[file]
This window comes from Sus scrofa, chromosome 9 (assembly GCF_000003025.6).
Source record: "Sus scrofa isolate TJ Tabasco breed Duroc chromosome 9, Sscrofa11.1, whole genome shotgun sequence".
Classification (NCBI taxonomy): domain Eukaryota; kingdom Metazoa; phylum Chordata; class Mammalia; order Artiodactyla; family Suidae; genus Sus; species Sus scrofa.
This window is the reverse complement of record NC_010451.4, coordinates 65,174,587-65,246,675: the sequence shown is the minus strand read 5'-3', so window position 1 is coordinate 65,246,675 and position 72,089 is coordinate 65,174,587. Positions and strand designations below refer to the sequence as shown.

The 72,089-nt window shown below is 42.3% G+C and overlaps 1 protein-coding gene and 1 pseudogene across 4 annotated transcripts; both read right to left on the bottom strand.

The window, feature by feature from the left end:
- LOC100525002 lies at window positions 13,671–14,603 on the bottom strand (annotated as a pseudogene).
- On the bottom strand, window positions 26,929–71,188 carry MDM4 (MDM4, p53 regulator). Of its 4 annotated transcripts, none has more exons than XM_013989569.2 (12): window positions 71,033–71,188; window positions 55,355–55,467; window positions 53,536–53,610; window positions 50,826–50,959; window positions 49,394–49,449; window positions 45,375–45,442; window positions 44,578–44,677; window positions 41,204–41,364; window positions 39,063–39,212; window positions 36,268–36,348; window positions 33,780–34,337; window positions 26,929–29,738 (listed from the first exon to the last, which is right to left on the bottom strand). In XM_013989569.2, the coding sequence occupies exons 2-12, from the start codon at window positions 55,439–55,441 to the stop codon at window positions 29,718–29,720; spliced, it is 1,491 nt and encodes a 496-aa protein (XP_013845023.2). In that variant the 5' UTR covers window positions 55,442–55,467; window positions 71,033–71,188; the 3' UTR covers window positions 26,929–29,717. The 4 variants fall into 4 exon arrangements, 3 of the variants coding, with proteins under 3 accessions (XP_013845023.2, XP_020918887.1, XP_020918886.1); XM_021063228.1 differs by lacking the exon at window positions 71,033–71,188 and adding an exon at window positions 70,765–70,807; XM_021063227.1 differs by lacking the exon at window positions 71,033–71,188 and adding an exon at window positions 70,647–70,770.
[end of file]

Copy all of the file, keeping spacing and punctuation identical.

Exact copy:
This window comes from Sus scrofa, chromosome 9 (assembly GCF_000003025.6).
Source record: "Sus scrofa isolate TJ Tabasco breed Duroc chromosome 9, Sscrofa11.1, whole genome shotgun sequence".
Classification (NCBI taxonomy): domain Eukaryota; kingdom Metazoa; phylum Chordata; class Mammalia; order Artiodactyla; family Suidae; genus Sus; species Sus scrofa.
This window is the reverse complement of record NC_010451.4, coordinates 65,174,587-65,246,675: the sequence shown is the minus strand read 5'-3', so window position 1 is coordinate 65,246,675 and position 72,089 is coordinate 65,174,587. Positions and strand designations below refer to the sequence as shown.

The 72,089-nt window shown below is 42.3% G+C and overlaps 1 protein-coding gene and 1 pseudogene across 4 annotated transcripts; both read right to left on the bottom strand.

The window, feature by feature from the left end:
- LOC100525002 lies at window positions 13,671–14,603 on the bottom strand (annotated as a pseudogene).
- On the bottom strand, window positions 26,929–71,188 carry MDM4 (MDM4, p53 regulator). Of its 4 annotated transcripts, none has more exons than XM_013989569.2 (12): window positions 71,033–71,188; window positions 55,355–55,467; window positions 53,536–53,610; window positions 50,826–50,959; window positions 49,394–49,449; window positions 45,375–45,442; window positions 44,578–44,677; window positions 41,204–41,364; window positions 39,063–39,212; window positions 36,268–36,348; window positions 33,780–34,337; window positions 26,929–29,738 (listed from the first exon to the last, which is right to left on the bottom strand). In XM_013989569.2, the coding sequence occupies exons 2-12, from the start codon at window positions 55,439–55,441 to the stop codon at window positions 29,718–29,720; spliced, it is 1,491 nt and encodes a 496-aa protein (XP_013845023.2). In that variant the 5' UTR covers window positions 55,442–55,467; window positions 71,033–71,188; the 3' UTR covers window positions 26,929–29,717. The 4 variants fall into 4 exon arrangements, 3 of the variants coding, with proteins under 3 accessions (XP_013845023.2, XP_020918887.1, XP_020918886.1); XM_021063228.1 differs by lacking the exon at window positions 71,033–71,188 and adding an exon at window positions 70,765–70,807; XM_021063227.1 differs by lacking the exon at window positions 71,033–71,188 and adding an exon at window positions 70,647–70,770.